We owe a great deal to the creativity of monster-maker Ray Harryhausen – visual effects coordinator for “The 7th Voyage of Sinbad, “Jason and the Argonauts” and “Clash of the Titans” – but Steven Spielberg defied studio requests to replicate the old ways. Instead, he took to the sea, embarking on a complicated on-location shoot, laden with malfunctions. Those pesky shark props never seemed to work, prompting Spielberg to show less of the great white by necessity.
Less is more would soon become the new standard, one applied four years later in 1979’s “Alien,” featuring the monstrous Xenomorph, designed by H. R. Giger and Carlo Rambaldi, hiding in the shadows and small corridors of a spaceship. If swimming isn’t scary enough now, just gaze upon the alien with acid for blood that will grace the museum as well. Who needs sleep?
While Spielberg established himself as a household name in Hollywood, Japanese animator Hayao Miyazaki also rose to prominence around the same time. His first feature credit, “Lupin the III: The Castle of Cagliostro,” topped off his oversight of the television character in the early 1970s. But the real fun began in 1984 with the release of “Nausicaä of the Valley of the Wind,” a captivating piece of dystopian animation.
Some of his greatest hits: “Princess Mononoke,” “Spirited Away,” “Howl’s Moving Castle” and the beloved “My Neighbor Totoro.” Miyazaki favors two approaches: complex convergence of science fiction and fantasy or slice-of-life stories designed for younger audiences. His films tend to go unnoticed by wider American audiences. “Spirited Away,” for example, grossed $12 million domestically. On his home turf, however, he’s an unstoppable force: $229 million for that film, $190 million for “Howl’s” and $164 million for “Ponyo.”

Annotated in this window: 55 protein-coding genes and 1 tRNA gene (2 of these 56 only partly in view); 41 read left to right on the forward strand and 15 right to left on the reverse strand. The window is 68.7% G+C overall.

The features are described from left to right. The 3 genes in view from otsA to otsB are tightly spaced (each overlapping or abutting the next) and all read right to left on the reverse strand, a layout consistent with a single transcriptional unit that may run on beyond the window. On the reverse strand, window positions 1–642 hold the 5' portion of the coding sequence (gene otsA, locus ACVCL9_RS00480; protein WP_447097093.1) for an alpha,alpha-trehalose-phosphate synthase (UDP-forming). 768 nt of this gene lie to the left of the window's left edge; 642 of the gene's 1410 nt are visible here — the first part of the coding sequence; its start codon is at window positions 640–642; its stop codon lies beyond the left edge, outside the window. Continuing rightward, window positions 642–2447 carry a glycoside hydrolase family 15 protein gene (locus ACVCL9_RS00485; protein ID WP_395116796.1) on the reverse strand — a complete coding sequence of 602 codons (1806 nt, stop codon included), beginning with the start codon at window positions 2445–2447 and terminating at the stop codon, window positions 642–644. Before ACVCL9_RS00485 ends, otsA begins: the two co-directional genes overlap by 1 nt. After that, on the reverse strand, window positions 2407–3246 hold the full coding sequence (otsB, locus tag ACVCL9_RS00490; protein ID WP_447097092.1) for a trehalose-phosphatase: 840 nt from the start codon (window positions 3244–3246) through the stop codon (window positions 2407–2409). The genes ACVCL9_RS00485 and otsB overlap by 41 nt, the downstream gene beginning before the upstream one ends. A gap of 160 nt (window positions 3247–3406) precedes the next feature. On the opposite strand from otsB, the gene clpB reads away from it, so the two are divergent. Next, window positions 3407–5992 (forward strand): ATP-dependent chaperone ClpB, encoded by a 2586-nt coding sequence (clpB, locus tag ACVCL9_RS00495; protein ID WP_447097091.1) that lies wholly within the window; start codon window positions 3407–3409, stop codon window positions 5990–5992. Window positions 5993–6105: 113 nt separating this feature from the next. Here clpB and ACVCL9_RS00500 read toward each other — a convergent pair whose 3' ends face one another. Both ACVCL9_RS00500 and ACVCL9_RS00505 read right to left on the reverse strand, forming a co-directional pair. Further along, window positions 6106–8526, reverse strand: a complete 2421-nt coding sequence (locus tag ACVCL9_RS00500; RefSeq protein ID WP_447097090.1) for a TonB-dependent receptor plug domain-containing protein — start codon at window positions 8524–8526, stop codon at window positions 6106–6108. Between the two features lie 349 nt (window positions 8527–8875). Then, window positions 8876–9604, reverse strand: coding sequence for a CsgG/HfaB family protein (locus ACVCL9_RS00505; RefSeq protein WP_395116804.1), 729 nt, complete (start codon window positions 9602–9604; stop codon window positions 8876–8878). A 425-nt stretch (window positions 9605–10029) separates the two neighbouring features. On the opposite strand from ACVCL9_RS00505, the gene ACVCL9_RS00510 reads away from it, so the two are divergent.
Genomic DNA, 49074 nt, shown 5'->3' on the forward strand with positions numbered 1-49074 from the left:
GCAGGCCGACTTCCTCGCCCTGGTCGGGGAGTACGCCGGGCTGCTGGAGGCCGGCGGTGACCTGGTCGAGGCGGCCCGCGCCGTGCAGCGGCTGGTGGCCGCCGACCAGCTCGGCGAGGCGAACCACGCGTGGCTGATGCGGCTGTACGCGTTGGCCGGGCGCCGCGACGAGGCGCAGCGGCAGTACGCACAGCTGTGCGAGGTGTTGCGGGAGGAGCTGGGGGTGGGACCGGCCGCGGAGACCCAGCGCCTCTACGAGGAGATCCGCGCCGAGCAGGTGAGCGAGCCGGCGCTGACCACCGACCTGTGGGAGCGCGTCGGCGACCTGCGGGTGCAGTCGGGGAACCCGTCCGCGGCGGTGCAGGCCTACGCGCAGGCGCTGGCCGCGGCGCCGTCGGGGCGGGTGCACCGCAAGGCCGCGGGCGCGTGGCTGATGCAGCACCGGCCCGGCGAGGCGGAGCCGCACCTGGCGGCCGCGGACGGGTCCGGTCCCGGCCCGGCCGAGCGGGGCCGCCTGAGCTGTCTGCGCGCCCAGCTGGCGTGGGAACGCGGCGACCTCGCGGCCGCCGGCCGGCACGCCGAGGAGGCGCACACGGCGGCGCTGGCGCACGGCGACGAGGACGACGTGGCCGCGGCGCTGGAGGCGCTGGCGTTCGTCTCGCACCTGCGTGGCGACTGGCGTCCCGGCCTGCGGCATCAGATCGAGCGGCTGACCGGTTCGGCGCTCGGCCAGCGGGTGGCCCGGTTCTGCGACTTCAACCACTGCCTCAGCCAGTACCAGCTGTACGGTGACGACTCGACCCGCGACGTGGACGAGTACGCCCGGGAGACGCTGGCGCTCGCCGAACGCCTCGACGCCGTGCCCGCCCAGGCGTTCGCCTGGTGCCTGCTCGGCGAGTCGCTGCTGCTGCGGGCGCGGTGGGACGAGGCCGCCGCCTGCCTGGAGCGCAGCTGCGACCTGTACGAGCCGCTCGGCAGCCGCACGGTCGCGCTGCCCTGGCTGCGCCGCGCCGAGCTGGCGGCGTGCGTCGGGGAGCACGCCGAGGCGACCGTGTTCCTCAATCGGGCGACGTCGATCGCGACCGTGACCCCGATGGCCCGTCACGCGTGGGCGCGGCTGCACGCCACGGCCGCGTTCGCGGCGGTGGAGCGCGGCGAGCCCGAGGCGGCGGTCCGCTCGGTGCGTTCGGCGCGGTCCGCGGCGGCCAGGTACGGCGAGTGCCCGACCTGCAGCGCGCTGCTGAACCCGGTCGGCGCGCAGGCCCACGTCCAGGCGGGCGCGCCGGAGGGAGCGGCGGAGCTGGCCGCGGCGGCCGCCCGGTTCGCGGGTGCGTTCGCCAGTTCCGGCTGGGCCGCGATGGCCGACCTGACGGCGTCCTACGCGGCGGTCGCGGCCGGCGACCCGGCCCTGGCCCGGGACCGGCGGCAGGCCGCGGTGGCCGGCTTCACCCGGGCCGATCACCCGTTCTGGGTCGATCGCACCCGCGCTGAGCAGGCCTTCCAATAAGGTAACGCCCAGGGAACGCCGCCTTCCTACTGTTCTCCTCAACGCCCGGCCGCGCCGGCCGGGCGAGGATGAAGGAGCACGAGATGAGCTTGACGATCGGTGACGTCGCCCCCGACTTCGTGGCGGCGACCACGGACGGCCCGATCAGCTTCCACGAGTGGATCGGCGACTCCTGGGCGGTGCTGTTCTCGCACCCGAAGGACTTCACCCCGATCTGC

His films lead the Japanese box office, and his influence reaches beyond anime and into the creative process of animation titans. If you buy a copy of his films in the U.S., they all include intros by Pixar directors honoring one of the animation greats. Dedicating an entire floor to Miyazaki’s work at the Academy Museum only seems fitting.
And once we’ve had our fill of Miyazaki (frankly, which should never happen), floor four will exhibit “Regeneration: Black Cinema 1900-1970” in fall 2020. So far, the only confirmed piece includes “costume design by Mary Ann Nyberg for Dorothy Dandridge in ‘Carmen Jones’ (1954),” according to the museum. Otherwise, 70 years is a lot of ground to cover: the first renowned black director Oscar Micheaux, Sidney Poitier’s historic Oscar win for “Lilies of the Field” and even the beginning of the L.A. Rebellion movement in the late 1960s.
Endless possibilities – and with a consulting committee that includes director Ava DuVernay (“Selma,” “When They See Us”) along with other Academy members, curators and media studies scholars – will most assuredly highlight notable and significant moments often missed or overlooked.
Certainly, Hollywood has a peppered history, one “Regeneration” cannot and probably will not ignore. With the mission to “inspire, entertain and educate,” the museum says, it has no choice but to balance spectacle with reality. But isn’t that the goal of any film worth its reel?
Movies can be wildly entertaining, emotionally detrimental and sometimes uncomfortable. That seems appropriate for a Los Angeles museum dedicated to film. May the experience never be singular, always in flux, always representing the evolving medium, from silent films to talkies, from black-and-white to technicolor, from hand-drawn animation to CGI. Most memorable top 10 lists have a clear theme. The Academy Museum reimagines that theme: all movies, any movies, everything movies.